On August 26, Scripps College’s Ruth Chandler Williamson Gallery will present Gettin’ It Done: A Selection of Work by Elizabeth Catlett, Samella Lewis, Betye Saar, Emma Amos, Alison Saar, Letitia Huckaby, LaToya Hobbs and Kenturah Davis. The exhibition, which continues through October 15, features almost 50 works by celebrated Black artists from the 20th and 21st centuries. An opening reception will be held on Saturday, September 16, from 6 to 9 p.m. Both the reception and Gallery admission are free and open to the public.
In particular, Gettin’ It Done will highlight pieces from the Samella Lewis Contemporary Art Collection at Scripps, which focuses on works by women and artists of color. The collection, which honors the legacy of Scripps College Professor Emerita of Art History Samella Lewis, was created in 2007 by former Gabrielle Jungels-Winkler Director of the Ruth Chandler Williamson Gallery Mary MacNaughton ’70, Scripps alumna and artist Alison Saar ’78, and Professor Emerita Susan Rankaitis. Lewis, who died in May 2022, was an art historian, curator and celebrated visual artist. She was the first Black woman to earn a doctorate in fine art and art history at the Ohio State University and the first tenured Black professor at Scripps.
“Through her art, her teaching, her writing, and her advocacy, Dr. Lewis profoundly impacted not only Scripps College, but the entire fields of art and art history,” says Erin M. Curtis, Gabrielle Jungels-Winkler Director of the Ruth Chandler Williamson Gallery. “This exhibition not only celebrates her accomplishments, but explores the themes that animated her work, particularly the realities of Black life in the United States during the 20th century.”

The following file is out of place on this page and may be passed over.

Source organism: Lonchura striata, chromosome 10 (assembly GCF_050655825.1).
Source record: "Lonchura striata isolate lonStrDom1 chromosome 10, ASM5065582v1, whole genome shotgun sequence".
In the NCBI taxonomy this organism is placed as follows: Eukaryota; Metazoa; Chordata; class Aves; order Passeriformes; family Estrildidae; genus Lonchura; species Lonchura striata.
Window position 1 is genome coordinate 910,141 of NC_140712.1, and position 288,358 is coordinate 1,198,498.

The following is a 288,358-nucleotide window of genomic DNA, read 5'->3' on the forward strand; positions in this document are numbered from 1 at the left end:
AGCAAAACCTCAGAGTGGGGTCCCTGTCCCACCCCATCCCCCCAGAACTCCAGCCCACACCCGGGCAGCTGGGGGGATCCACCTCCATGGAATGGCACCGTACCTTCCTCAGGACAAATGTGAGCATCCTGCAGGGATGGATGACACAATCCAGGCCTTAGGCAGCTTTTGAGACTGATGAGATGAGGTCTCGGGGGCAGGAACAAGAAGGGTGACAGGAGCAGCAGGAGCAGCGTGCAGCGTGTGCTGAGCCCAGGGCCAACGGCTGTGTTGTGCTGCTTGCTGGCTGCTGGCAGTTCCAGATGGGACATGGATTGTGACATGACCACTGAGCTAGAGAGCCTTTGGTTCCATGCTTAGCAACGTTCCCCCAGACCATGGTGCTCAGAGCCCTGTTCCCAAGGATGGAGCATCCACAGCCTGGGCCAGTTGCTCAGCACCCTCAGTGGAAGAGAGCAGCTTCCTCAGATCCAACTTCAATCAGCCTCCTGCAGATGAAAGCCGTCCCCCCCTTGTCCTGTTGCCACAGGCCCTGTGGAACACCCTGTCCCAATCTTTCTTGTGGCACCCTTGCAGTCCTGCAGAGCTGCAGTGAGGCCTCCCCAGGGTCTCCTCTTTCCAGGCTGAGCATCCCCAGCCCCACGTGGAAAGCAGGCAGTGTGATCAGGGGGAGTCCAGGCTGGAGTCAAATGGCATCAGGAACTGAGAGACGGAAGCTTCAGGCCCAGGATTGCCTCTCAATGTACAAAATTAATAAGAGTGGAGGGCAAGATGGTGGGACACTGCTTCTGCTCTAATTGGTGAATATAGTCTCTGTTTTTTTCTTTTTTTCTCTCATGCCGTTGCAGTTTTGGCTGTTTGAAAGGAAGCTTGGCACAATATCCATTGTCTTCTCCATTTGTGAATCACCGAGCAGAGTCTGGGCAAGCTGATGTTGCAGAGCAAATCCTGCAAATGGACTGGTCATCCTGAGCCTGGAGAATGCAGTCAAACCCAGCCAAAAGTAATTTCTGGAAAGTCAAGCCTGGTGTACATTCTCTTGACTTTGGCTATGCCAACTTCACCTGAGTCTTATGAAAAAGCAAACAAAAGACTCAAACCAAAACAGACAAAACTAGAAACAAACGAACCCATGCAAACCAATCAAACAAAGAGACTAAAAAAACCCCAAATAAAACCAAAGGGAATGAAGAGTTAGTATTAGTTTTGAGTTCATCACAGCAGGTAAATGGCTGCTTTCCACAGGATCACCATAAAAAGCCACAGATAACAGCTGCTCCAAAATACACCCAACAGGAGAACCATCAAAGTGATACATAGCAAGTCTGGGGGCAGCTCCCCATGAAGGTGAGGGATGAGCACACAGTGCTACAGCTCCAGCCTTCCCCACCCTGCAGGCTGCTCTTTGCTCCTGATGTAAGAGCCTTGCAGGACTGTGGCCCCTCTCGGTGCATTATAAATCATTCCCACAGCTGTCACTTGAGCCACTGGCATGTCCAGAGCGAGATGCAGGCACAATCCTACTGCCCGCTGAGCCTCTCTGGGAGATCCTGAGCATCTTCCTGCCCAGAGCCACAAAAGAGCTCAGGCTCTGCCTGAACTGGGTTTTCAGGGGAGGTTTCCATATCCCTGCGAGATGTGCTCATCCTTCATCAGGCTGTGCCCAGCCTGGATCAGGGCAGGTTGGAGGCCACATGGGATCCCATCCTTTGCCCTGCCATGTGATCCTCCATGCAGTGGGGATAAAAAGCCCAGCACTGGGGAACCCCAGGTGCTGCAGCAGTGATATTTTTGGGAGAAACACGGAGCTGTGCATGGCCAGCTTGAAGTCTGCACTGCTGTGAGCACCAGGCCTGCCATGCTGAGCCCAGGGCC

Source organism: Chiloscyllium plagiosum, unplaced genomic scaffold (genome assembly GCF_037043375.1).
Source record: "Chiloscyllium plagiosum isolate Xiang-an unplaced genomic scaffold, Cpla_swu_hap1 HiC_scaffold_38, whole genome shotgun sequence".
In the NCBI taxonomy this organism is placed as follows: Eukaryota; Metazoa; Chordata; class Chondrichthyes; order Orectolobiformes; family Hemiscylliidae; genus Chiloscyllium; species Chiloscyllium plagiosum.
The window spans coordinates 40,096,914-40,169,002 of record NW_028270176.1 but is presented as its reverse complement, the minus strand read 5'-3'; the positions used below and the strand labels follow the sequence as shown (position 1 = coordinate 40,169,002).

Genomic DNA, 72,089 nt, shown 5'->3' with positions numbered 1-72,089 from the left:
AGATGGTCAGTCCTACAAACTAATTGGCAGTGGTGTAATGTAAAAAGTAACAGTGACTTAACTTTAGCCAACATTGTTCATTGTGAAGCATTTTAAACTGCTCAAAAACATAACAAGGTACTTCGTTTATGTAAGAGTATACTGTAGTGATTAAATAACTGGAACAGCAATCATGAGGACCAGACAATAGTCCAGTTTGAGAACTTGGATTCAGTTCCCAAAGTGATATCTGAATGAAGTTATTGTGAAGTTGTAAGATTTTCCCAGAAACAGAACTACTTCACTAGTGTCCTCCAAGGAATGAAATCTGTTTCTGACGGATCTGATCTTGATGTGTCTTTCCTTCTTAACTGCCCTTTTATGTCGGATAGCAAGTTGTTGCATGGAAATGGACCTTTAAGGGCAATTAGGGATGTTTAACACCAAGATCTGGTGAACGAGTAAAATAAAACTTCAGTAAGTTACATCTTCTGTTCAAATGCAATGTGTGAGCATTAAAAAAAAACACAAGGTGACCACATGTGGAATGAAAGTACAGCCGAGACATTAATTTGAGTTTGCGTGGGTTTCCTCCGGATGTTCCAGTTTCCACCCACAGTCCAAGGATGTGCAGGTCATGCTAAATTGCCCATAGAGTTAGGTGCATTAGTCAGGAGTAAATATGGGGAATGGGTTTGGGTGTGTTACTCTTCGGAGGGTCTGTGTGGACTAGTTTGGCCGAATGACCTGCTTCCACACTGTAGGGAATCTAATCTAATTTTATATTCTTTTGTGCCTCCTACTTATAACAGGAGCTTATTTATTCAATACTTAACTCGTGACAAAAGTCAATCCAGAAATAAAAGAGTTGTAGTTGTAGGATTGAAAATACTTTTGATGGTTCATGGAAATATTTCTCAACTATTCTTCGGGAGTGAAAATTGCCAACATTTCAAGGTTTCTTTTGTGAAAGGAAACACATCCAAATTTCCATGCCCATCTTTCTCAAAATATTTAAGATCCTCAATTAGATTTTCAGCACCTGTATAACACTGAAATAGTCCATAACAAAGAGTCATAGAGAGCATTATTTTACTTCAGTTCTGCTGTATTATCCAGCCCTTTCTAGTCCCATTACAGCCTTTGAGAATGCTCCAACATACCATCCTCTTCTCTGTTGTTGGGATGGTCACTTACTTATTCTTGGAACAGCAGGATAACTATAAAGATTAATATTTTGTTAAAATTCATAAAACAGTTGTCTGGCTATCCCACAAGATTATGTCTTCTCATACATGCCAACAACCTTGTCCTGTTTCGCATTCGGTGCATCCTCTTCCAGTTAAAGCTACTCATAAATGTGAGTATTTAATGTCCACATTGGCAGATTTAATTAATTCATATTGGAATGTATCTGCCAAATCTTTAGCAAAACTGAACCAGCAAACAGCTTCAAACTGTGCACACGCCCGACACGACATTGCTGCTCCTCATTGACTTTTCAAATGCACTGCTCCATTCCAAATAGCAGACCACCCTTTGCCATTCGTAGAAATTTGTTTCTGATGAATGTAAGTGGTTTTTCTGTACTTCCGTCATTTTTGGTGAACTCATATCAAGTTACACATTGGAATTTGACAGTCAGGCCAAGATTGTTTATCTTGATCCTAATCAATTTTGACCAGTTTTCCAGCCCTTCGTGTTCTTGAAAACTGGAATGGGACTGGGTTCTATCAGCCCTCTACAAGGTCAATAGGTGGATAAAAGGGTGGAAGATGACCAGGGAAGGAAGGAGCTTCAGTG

In addition to pieces in the Samella Lewis Contemporary Art Collection, the exhibition will feature artworks loaned by the Talley Dunn Gallery of Dallas, the Matthew Brown Gallery of Los Angeles, and the Jordan Schnitzer Family Foundation in Portland, OR. Additional key lenders to the exhibition include LaToya M. Hobbs, Robert E. Holmes, Alitash Kebede, JoAnn and James Newton, and the estate of Samella and Paul Lewis.
“The work in the exhibition expresses humanity and hope, while shedding light on the complexities of Black women’s experiences,” says Curtis. “Mentorship is a key theme in the exhibition: Elizabeth Catlett taught Samella Lewis at Dillard University, and Samella Lewis mentored Alison Saar at Scripps College. Gettin’ It Done is imbued with Dr. Lewis’ creative force and singular vision.”